Campaign-finance reform clears first hurdle

Wednesday, February 25, 1998

WASHINGTON (AP)—Opponents of campaign-finance legislation are digging in their heels in the Senate, determined to kill a measure that finally has the support of a narrow majority of lawmakers.

“This bill is not going to pass. Not today, not tomorrow,” Sen. Mitch McConnell, R-Ky., said on Tuesday, shortly after the legislation had cleared its first hurdle. The measure survived on a test vote of 51-48, a narrow majority but well short of the 60 votes that will be needed to overcome a filibuster led by its Republican foes.

The next test is likely to come late today or perhaps Thursday, on a proposal crafted by Maine Republican Sen. Olympia Snowe designed to curtail union spending and attack ads in political campaigns.

“We should be putting our heads together, not building walls between us with intractable rhetoric and all-or-nothing provisions,” Snowe said Tuesday evening as she appealed for support from GOP critics of her proposal.

The campaign finance legislation, developed by Sens. John McCain, R-Ariz., and Russell Feingold, D-Wis., would ban unregulated “soft money” that flows to national political parties from corporations, labor unions and individuals. It also would impose fresh curbs on advertisements that attack candidates but escape regulation because they are presented as “issue ads” not covered by existing election law.

Within moments of the roll call on Tuesday, Senate Majority Leader Trent Lott exercised his prerogative to slow the bill’s passage—much as he did last fall when the measure was last on the floor.

“Here we go again,” lamented Senate Minority Leader Tom Daschle, D-S.D. “What is it about the majority filibustering something a majority of the Senate favors?”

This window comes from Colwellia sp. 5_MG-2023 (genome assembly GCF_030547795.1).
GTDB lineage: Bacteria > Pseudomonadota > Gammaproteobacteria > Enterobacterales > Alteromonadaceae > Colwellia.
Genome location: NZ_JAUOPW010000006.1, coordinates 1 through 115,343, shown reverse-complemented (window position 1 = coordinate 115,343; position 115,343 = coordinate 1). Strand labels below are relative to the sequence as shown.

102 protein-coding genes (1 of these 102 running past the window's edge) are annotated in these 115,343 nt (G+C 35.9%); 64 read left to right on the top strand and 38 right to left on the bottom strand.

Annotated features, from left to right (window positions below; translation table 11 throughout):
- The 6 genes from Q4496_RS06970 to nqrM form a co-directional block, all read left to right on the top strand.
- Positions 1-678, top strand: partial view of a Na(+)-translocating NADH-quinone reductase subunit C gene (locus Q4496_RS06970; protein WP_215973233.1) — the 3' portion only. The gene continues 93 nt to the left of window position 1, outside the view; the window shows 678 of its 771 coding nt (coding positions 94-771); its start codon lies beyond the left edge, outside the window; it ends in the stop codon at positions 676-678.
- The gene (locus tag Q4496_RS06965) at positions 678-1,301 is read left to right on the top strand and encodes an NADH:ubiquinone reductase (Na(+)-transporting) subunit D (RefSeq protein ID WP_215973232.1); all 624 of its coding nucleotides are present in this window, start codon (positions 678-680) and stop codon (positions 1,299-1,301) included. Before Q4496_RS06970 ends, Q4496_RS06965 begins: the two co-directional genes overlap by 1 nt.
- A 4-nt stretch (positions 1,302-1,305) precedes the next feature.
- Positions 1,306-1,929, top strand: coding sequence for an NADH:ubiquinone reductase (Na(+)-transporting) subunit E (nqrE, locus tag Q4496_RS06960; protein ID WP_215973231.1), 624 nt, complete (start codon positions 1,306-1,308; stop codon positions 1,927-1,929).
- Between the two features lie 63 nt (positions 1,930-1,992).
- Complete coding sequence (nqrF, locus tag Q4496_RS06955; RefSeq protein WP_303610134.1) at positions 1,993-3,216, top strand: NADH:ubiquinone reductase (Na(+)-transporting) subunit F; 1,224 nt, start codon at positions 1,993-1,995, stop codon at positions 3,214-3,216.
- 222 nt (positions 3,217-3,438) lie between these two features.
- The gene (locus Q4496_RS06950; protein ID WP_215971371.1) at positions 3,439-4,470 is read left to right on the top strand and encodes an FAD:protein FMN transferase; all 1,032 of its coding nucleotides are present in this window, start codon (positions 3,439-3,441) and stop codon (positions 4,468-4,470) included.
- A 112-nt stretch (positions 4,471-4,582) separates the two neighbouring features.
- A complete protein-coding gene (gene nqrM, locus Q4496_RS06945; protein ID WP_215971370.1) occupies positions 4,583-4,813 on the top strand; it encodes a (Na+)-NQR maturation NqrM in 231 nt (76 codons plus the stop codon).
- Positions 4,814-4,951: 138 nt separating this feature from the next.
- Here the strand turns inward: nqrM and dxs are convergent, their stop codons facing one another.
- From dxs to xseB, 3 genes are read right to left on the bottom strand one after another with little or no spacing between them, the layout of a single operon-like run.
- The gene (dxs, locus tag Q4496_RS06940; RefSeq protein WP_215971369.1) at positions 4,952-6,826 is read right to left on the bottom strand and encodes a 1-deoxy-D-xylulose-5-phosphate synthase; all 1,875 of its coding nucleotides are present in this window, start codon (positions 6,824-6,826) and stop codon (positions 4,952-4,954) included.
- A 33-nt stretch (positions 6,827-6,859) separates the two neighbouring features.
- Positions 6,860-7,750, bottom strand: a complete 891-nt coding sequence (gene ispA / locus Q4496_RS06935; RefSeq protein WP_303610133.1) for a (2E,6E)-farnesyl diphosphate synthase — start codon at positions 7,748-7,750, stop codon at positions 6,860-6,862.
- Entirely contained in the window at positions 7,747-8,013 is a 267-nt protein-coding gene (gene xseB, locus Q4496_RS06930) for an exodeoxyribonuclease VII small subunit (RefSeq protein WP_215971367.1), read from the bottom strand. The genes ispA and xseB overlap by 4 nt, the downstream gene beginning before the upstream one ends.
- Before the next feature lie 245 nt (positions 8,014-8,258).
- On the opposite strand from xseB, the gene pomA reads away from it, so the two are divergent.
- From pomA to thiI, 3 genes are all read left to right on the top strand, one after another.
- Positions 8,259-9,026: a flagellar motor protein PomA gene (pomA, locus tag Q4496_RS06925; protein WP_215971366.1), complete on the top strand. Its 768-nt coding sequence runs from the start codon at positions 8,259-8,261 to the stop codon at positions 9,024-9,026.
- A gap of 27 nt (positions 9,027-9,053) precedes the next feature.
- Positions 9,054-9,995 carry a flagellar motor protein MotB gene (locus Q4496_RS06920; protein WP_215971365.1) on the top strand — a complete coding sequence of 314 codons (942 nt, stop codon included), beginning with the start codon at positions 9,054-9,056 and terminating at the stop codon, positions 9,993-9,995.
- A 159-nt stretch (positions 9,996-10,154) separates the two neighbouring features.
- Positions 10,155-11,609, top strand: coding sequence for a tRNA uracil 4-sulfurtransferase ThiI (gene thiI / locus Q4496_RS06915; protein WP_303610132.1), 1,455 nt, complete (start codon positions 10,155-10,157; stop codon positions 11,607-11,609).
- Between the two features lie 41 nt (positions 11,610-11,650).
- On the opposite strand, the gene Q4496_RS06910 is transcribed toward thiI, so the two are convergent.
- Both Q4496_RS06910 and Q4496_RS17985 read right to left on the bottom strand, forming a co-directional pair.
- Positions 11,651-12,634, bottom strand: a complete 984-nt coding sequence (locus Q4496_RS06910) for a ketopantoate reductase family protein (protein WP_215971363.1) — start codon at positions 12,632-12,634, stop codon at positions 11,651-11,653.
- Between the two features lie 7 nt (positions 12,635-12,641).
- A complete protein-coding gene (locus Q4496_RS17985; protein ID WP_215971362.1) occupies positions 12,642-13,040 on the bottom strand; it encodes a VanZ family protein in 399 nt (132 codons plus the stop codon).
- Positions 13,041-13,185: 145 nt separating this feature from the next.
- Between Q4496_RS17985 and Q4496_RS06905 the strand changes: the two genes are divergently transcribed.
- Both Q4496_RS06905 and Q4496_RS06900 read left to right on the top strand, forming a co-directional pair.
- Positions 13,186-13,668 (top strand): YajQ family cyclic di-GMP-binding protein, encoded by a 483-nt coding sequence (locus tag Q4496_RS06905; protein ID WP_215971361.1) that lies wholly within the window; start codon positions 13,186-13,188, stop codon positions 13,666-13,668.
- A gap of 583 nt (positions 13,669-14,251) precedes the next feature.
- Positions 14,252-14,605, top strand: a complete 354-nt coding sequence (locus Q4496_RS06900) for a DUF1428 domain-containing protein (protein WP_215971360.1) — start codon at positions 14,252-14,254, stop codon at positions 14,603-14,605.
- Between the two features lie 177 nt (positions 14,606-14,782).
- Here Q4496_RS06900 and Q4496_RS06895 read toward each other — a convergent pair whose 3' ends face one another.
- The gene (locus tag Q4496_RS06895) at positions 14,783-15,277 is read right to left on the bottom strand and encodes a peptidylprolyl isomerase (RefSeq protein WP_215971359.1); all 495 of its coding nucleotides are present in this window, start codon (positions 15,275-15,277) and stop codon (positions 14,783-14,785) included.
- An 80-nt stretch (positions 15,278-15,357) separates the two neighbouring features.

While the maneuvering unfolded on the Senate floor, Democrats labored for political advantage.

President Clinton—whose 1996 campaign fund raising has spawned congressional investigations and criminal indictments—issued a statement saying that “only the obstruction of a minority stands in the way of a law that would strengthen our democracy.”

McConnell and other Republican opponents charge the measure, which would impose limits on certain types of campaign spending, is a violation of the First Amendment guarantee of free speech.

The Kentucky Republican argued that money has played a role in politics since before the birth of the nation. “When anonymous pamphlets were passed out supporting the Revolution, somebody paid for those,” he said.

The issue, he added, is: “Do we think we have too much political discourse in this country? I would argue that we don’t have any problems relating to too much political discourse.”

Beyond their stated constitutional objections, according to several Republican aides who spoke on condition of anonymity, GOP leaders have concluded there is little public support for the measure. As a result, these aides added, Republicans see little political risk in blocking a measure that many of them believe would disadvantage GOP candidates in future elections.

Republicans have countered with a proposal would allow union members to stop the use of their dues money for political activity. GOP supporters call this proposal “paycheck protection,” but Democrats counter it is a “poison pill” designed to kill chances for campaign-finance overhaul.

Snowe’s proposal is designed in part as an alternative, and Democrats embraced it on Tuesday.

Under her proposal, unions would be barred from using dues money and corporations would be barred from using their own funds to pay for loosely regulated “issue advertisements” that are used to attack candidates within 60 days of an election. Other organizations would be permitted to air such ads, subject to speedy disclosure.

While that would impose tougher restrictions on unions than the McCain-Feingold legislation, it would be far less onerous than the measure advanced by most Republicans.

Clinton announced his support for Snowe’s proposal, and Democratic senators gave it their support after organized labor signaled its acquiescence, according to one lawmaker, who spoke on condition of anonymity.

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